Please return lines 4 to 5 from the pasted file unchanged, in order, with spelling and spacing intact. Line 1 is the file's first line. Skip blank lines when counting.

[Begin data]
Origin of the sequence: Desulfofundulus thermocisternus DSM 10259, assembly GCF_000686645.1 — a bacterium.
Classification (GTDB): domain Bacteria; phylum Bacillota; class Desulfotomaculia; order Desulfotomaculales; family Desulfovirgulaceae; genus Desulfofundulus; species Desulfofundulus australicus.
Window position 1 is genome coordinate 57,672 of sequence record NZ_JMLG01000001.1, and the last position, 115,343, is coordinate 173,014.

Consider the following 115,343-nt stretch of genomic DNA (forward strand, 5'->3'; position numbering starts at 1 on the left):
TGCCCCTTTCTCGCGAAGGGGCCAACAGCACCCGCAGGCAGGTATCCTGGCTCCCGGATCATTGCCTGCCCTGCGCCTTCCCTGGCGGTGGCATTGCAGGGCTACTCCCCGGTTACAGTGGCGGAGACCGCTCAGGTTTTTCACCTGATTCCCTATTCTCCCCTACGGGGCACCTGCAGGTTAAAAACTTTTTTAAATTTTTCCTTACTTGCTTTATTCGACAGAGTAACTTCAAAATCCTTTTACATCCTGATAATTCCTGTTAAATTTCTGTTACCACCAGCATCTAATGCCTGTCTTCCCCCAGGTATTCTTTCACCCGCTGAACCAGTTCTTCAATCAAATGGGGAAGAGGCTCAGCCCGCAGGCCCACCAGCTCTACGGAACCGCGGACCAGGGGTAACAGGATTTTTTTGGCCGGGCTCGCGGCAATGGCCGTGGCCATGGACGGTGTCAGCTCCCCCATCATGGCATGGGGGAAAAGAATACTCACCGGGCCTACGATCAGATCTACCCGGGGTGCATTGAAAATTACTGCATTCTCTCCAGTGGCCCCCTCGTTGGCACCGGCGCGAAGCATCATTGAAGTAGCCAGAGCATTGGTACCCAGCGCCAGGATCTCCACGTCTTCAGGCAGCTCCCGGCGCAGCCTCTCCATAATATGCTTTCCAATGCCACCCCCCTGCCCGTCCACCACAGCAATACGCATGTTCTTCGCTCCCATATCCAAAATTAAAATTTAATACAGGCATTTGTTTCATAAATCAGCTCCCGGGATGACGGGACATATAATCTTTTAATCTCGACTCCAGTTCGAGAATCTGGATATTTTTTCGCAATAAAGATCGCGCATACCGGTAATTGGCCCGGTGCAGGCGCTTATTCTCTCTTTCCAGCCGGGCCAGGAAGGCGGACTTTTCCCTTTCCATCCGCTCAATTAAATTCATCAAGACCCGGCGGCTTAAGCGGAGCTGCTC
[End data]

Consider the following 115,343-nt stretch of genomic DNA (forward strand, 5'->3'; position numbering starts at 1 on the left):
TGCCCCTTTCTCGCGAAGGGGCCAACAGCACCCGCAGGCAGGTATCCTGGCTCCCGGATCATTGCCTGCCCTGCGCCTTCCCTGGCGGTGGCATTGCAGGGCTACTCCCCGGTTACAGTGGCGGAGACCGCTCAGGTTTTTCACCTGATTCCCTATTCTCCCCTACGGGGCACCTGCAGGTTAAAAACTTTTTTAAATTTTTCCTTACTTGCTTTATTCGACAGAGTAACTTCAAAATCCTTTTACATCCTGATAATTCCTGTTAAATTTCTGTTACCACCAGCATCTAATGCCTGTCTTCCCCCAGGTATTCTTTCACCCGCTGAACCAGTTCTTCAATCAAATGGGGAAGAGGCTCAGCCCGCAGGCCCACCAGCTCTACGGAACCGCGGACCAGGGGTAACAGGATTTTTTTGGCCGGGCTCGCGGCAATGGCCGTGGCCATGGACGGTGTCAGCTCCCCCATCATGGCATGGGGGAAAAGAATACTCACCGGGCCTACGATCAGATCTACCCGGGGTGCATTGAAAATTACTGCATTCTCTCCAGTGGCCCCCTCGTTGGCACCGGCGCGAAGCATCATTGAAGTAGCCAGAGCATTGGTACCCAGCGCCAGGATCTCCACGTCTTCAGGCAGCTCCCGGCGCAGCCTCTCCATAATATGCTTTCCAATGCCACCCCCCTGCCCGTCCACCACAGCAATACGCATGTTCTTCGCTCCCATATCCAAAATTAAAATTTAATACAGGCATTTGTTTCATAAATCAGCTCCCGGGATGACGGGACATATAATCTTTTAATCTCGACTCCAGTTCGAGAATCTGGATATTTTTTCGCAATAAAGATCGCGCATACCGGTAATTGGCCCGGTGCAGGCGCTTATTCTCTCTTTCCAGCCGGGCCAGGAAGGCGGACTTTTCCCTTTCCATCCGCTCAATTAAATTCATCAAGACCCGGCGGCTTAAGCGGAGCTGCTC